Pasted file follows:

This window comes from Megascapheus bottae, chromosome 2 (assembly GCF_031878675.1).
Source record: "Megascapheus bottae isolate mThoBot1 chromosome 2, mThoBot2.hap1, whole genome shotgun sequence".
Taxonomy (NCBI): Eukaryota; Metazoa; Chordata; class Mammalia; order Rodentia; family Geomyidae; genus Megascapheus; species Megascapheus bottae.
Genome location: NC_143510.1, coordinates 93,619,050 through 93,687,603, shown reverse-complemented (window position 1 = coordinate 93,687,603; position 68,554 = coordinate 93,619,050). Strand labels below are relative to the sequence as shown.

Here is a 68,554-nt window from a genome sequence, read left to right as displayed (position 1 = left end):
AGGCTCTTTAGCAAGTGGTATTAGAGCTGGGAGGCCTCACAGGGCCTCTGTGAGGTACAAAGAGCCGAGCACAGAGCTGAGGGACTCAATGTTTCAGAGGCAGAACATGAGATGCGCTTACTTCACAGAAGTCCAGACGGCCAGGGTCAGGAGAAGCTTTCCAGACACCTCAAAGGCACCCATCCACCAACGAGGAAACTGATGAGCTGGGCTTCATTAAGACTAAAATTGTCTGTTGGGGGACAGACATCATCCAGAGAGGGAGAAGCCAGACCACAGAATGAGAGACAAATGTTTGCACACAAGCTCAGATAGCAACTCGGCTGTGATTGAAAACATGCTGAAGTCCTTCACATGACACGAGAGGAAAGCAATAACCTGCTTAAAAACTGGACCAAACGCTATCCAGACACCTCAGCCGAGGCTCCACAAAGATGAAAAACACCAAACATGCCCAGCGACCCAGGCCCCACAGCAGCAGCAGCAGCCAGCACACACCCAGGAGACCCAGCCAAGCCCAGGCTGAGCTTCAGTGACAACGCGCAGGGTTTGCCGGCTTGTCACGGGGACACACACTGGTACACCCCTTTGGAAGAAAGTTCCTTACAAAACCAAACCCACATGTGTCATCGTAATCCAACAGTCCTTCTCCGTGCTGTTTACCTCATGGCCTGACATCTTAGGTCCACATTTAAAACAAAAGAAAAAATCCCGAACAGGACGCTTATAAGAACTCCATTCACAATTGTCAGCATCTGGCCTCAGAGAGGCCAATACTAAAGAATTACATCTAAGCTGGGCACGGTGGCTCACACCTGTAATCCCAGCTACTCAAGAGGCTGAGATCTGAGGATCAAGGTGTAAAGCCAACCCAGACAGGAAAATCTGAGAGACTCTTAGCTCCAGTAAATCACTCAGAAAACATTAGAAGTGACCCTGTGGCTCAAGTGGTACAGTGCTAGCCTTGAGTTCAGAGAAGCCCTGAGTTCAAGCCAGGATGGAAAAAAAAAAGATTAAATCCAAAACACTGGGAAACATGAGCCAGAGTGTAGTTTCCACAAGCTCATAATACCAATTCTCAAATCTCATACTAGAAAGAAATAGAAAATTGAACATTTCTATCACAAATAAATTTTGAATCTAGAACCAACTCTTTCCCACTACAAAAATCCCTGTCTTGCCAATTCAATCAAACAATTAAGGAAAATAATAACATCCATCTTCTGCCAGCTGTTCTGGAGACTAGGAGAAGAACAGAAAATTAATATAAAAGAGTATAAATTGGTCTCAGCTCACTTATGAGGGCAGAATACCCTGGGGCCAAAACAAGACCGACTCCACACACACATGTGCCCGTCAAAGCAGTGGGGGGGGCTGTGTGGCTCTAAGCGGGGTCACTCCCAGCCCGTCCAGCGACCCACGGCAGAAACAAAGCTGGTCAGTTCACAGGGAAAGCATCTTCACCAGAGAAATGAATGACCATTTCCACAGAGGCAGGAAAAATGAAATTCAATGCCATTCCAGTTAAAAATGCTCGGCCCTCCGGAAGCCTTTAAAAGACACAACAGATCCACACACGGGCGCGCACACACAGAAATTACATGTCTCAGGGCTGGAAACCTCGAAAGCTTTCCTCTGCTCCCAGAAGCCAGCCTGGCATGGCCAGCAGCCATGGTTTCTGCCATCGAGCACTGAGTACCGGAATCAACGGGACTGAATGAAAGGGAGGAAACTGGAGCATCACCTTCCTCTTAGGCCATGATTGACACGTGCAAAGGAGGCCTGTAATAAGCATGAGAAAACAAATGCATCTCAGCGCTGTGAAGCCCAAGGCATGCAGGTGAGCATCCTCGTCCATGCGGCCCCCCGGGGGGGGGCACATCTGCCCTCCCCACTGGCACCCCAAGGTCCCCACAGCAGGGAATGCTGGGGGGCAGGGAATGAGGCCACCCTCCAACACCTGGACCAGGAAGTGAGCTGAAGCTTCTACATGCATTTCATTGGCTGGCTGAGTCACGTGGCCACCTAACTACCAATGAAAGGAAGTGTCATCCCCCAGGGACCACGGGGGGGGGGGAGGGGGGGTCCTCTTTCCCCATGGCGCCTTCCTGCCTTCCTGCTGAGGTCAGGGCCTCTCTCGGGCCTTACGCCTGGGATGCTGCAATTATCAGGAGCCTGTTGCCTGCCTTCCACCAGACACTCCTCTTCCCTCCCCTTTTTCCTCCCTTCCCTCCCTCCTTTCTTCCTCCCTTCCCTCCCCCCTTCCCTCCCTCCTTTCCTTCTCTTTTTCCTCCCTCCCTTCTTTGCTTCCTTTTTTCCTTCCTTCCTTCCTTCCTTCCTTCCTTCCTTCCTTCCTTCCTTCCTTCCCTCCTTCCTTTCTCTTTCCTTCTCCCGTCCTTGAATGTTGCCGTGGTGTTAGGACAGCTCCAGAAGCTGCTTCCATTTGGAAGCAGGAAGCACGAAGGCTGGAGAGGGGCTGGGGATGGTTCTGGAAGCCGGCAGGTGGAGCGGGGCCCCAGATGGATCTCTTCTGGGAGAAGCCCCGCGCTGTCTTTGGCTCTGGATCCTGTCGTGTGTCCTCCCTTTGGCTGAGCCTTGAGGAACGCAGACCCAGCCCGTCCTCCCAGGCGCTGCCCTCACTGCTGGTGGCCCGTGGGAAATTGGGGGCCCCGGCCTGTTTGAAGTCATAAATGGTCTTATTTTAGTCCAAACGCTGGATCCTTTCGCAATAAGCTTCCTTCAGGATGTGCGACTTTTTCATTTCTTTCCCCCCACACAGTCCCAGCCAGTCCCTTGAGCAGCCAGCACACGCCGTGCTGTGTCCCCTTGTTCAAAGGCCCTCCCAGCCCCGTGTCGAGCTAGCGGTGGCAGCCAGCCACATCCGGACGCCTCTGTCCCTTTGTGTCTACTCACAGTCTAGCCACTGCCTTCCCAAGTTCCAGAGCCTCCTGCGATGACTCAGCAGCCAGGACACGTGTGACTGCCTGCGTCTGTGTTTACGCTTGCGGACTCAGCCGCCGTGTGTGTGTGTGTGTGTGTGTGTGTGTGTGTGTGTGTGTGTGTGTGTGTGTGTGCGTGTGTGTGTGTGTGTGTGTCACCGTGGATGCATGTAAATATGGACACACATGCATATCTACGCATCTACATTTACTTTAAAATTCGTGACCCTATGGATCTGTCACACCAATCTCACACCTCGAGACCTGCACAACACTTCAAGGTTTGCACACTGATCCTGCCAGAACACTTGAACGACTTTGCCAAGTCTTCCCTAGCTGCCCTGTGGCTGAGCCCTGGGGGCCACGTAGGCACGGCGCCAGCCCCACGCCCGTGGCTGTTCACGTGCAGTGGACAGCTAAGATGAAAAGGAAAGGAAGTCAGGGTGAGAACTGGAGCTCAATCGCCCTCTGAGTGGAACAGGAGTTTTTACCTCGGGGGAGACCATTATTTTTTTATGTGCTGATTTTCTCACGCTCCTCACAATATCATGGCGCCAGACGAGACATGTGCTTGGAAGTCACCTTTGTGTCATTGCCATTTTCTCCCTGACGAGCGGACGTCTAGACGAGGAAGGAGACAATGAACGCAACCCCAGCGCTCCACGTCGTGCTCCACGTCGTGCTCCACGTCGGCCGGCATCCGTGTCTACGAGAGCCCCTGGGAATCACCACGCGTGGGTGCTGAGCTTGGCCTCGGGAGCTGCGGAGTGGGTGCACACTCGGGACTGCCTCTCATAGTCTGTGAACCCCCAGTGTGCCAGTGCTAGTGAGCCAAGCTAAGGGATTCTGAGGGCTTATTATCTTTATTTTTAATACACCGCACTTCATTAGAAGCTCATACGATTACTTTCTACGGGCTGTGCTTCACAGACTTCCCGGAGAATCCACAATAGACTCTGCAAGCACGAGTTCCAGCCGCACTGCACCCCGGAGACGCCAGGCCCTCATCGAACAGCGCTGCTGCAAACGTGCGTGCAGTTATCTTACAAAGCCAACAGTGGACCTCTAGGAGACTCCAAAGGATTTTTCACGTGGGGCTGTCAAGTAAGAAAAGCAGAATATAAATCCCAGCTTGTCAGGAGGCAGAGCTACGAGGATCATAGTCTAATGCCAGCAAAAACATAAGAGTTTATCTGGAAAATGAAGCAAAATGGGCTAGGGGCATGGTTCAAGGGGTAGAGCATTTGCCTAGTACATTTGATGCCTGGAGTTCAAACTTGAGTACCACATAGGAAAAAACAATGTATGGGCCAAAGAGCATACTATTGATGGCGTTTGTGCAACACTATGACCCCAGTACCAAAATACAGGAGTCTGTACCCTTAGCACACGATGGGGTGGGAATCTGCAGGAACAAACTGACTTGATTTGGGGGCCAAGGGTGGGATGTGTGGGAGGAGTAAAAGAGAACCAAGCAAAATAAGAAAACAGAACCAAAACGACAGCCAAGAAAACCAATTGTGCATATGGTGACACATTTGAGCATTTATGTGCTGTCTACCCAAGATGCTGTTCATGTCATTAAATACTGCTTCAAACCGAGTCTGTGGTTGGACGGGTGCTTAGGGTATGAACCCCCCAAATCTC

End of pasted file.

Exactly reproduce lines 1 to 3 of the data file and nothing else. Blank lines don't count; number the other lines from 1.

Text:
This window comes from Megascapheus bottae, chromosome 2 (assembly GCF_031878675.1).
Source record: "Megascapheus bottae isolate mThoBot1 chromosome 2, mThoBot2.hap1, whole genome shotgun sequence".
Taxonomy (NCBI): Eukaryota; Metazoa; Chordata; class Mammalia; order Rodentia; family Geomyidae; genus Megascapheus; species Megascapheus bottae.